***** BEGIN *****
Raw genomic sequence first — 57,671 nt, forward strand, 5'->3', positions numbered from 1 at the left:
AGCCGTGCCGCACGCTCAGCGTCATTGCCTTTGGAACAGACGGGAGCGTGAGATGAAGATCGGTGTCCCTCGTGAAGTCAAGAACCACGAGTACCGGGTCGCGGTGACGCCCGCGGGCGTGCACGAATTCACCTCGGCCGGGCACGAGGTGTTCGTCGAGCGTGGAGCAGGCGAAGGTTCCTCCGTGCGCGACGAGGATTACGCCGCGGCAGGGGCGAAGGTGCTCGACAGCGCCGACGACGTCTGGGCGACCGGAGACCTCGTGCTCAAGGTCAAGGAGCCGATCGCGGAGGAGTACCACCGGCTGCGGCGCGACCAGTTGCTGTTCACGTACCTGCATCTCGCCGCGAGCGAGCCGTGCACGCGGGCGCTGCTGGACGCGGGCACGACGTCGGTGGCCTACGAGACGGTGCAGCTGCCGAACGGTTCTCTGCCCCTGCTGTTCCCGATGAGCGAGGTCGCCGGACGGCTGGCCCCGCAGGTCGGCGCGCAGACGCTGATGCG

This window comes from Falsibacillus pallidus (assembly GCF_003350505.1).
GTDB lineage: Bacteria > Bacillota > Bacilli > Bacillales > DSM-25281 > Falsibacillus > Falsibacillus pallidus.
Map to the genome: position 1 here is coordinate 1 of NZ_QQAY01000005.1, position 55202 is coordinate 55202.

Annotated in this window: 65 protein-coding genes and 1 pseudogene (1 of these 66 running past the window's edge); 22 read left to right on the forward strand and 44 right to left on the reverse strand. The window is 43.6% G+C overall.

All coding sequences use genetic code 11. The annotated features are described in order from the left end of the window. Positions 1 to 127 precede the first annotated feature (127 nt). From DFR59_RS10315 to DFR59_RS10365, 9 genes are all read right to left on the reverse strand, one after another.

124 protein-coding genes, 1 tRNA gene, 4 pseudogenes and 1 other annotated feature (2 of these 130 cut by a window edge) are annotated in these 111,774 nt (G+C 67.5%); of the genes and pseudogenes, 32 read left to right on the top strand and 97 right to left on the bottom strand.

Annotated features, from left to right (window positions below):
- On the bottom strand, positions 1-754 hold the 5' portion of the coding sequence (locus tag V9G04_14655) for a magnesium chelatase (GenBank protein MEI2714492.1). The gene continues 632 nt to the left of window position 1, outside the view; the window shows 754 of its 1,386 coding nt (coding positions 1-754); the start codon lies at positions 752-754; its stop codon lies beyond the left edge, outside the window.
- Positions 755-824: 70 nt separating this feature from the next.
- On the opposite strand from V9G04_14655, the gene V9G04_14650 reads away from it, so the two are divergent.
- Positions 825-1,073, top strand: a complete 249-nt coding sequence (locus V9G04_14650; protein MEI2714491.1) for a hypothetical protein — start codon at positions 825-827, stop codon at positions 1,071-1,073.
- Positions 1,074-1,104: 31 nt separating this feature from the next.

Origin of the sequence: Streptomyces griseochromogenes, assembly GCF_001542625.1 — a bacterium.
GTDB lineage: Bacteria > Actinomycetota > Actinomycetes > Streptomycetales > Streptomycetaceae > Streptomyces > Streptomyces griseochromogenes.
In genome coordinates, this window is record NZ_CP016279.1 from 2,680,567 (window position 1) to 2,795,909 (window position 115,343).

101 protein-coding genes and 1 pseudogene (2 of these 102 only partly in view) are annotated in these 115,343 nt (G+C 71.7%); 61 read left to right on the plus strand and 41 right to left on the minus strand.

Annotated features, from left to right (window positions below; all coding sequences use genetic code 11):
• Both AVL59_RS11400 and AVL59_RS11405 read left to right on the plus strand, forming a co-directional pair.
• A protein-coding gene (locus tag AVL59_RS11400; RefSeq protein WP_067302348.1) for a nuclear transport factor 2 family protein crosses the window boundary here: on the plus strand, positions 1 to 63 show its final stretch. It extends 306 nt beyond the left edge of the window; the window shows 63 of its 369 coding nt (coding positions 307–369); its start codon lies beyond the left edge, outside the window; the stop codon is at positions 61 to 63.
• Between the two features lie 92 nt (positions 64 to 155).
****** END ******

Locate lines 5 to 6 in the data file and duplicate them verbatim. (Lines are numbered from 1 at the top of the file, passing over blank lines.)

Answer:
Map to the genome: position 1 here is coordinate 1 of NZ_QQAY01000005.1, position 55202 is coordinate 55202.

Annotated in this window: 65 protein-coding genes and 1 pseudogene (1 of these 66 running past the window's edge); 22 read left to right on the forward strand and 44 right to left on the reverse strand. The window is 43.6% G+C overall.